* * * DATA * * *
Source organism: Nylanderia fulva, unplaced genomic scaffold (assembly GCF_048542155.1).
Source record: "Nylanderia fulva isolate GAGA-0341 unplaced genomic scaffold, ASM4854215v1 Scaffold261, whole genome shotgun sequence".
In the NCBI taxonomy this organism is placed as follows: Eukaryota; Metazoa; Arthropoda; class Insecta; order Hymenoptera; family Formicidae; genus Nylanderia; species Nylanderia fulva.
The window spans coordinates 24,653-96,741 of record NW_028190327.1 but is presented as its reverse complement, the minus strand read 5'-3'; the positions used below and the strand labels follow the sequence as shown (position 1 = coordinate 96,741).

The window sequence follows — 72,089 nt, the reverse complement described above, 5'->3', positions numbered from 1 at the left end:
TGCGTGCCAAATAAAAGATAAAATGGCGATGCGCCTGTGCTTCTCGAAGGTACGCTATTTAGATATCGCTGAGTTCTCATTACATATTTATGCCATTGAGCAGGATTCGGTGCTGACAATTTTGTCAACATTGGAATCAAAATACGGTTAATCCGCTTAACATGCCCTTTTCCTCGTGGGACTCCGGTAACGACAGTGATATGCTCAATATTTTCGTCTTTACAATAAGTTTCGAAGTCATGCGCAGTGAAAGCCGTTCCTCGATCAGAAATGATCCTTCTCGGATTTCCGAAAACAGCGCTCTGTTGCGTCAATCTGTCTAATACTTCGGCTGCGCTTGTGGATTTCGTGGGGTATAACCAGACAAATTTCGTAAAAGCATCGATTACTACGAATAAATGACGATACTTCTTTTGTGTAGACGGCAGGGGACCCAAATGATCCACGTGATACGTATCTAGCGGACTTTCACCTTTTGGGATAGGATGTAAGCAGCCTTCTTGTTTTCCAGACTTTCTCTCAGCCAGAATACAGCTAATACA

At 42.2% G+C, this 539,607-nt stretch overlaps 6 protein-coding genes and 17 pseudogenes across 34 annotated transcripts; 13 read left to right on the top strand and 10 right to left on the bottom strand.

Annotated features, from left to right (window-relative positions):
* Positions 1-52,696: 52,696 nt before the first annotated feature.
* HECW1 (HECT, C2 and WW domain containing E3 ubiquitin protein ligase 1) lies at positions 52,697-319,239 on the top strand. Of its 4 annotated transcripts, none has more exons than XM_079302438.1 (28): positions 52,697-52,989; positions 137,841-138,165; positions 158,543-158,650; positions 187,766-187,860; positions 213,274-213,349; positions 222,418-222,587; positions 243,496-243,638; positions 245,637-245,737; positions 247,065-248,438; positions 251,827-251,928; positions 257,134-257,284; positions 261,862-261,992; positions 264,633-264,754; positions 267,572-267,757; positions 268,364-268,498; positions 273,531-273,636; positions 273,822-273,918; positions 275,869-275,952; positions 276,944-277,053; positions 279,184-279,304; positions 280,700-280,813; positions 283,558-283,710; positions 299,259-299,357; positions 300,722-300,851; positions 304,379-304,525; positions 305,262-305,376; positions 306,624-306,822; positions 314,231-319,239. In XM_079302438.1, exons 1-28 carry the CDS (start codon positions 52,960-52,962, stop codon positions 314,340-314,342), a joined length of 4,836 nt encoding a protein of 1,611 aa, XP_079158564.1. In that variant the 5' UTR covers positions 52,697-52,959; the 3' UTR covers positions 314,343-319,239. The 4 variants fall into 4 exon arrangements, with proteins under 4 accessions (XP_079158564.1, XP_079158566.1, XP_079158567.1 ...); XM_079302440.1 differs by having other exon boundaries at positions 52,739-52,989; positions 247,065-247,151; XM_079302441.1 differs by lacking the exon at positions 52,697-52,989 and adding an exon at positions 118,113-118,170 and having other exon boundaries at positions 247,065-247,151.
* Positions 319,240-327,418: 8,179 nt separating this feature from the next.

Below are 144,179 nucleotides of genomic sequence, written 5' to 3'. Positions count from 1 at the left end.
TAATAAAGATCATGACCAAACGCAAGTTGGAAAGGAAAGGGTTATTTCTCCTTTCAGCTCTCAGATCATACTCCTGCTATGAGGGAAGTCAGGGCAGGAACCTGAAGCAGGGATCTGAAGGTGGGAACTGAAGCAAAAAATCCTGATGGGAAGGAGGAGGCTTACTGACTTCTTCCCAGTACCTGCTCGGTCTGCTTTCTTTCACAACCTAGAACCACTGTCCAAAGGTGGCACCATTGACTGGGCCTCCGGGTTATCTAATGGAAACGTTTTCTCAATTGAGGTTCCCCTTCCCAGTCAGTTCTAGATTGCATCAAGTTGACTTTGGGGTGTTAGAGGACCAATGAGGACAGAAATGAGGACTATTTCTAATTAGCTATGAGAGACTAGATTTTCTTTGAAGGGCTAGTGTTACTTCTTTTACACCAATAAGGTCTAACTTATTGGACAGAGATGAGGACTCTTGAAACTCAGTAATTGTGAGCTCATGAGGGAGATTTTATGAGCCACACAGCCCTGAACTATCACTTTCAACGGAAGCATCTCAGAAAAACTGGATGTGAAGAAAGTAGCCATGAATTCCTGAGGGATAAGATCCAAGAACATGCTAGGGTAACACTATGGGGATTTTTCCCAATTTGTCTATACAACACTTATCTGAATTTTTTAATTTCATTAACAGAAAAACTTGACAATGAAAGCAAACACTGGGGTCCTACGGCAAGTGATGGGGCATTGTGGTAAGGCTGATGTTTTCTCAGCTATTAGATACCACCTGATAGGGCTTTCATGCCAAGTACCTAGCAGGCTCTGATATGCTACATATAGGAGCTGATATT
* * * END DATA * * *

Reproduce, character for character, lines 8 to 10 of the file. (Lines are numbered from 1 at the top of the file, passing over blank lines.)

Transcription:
Annotated features, from left to right (window-relative positions):
* Positions 1-52,696: 52,696 nt before the first annotated feature.
* HECW1 (HECT, C2 and WW domain containing E3 ubiquitin protein ligase 1) lies at positions 52,697-319,239 on the top strand. Of its 4 annotated transcripts, none has more exons than XM_079302438.1 (28): positions 52,697-52,989; positions 137,841-138,165; positions 158,543-158,650; positions 187,766-187,860; positions 213,274-213,349; positions 222,418-222,587; positions 243,496-243,638; positions 245,637-245,737; positions 247,065-248,438; positions 251,827-251,928; positions 257,134-257,284; positions 261,862-261,992; positions 264,633-264,754; positions 267,572-267,757; positions 268,364-268,498; positions 273,531-273,636; positions 273,822-273,918; positions 275,869-275,952; positions 276,944-277,053; positions 279,184-279,304; positions 280,700-280,813; positions 283,558-283,710; positions 299,259-299,357; positions 300,722-300,851; positions 304,379-304,525; positions 305,262-305,376; positions 306,624-306,822; positions 314,231-319,239. In XM_079302438.1, exons 1-28 carry the CDS (start codon positions 52,960-52,962, stop codon positions 314,340-314,342), a joined length of 4,836 nt encoding a protein of 1,611 aa, XP_079158564.1. In that variant the 5' UTR covers positions 52,697-52,959; the 3' UTR covers positions 314,343-319,239. The 4 variants fall into 4 exon arrangements, with proteins under 4 accessions (XP_079158564.1, XP_079158566.1, XP_079158567.1 ...); XM_079302440.1 differs by having other exon boundaries at positions 52,739-52,989; positions 247,065-247,151; XM_079302441.1 differs by lacking the exon at positions 52,697-52,989 and adding an exon at positions 118,113-118,170 and having other exon boundaries at positions 247,065-247,151.